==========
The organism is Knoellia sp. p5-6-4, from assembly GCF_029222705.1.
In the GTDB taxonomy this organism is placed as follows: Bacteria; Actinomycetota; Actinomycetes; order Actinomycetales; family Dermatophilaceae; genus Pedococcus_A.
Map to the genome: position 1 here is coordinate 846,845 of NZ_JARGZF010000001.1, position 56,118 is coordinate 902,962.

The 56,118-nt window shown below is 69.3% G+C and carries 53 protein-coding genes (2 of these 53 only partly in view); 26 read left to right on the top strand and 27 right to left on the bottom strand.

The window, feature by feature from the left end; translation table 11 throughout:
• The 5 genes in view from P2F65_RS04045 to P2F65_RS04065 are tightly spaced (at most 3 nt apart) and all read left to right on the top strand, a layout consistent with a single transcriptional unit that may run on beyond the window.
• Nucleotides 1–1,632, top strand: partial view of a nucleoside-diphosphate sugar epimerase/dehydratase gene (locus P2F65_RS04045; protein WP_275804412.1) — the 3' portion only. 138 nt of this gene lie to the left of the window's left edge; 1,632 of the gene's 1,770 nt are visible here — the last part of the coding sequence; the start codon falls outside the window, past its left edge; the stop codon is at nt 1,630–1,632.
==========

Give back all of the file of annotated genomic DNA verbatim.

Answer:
The organism is Knoellia sp. p5-6-4, from assembly GCF_029222705.1.
In the GTDB taxonomy this organism is placed as follows: Bacteria; Actinomycetota; Actinomycetes; order Actinomycetales; family Dermatophilaceae; genus Pedococcus_A.
Map to the genome: position 1 here is coordinate 846,845 of NZ_JARGZF010000001.1, position 56,118 is coordinate 902,962.

The 56,118-nt window shown below is 69.3% G+C and carries 53 protein-coding genes (2 of these 53 only partly in view); 26 read left to right on the top strand and 27 right to left on the bottom strand.

The window, feature by feature from the left end; translation table 11 throughout:
• The 5 genes in view from P2F65_RS04045 to P2F65_RS04065 are tightly spaced (at most 3 nt apart) and all read left to right on the top strand, a layout consistent with a single transcriptional unit that may run on beyond the window.
• Nucleotides 1–1,632, top strand: partial view of a nucleoside-diphosphate sugar epimerase/dehydratase gene (locus P2F65_RS04045; protein WP_275804412.1) — the 3' portion only. 138 nt of this gene lie to the left of the window's left edge; 1,632 of the gene's 1,770 nt are visible here — the last part of the coding sequence; the start codon falls outside the window, past its left edge; the stop codon is at nt 1,630–1,632.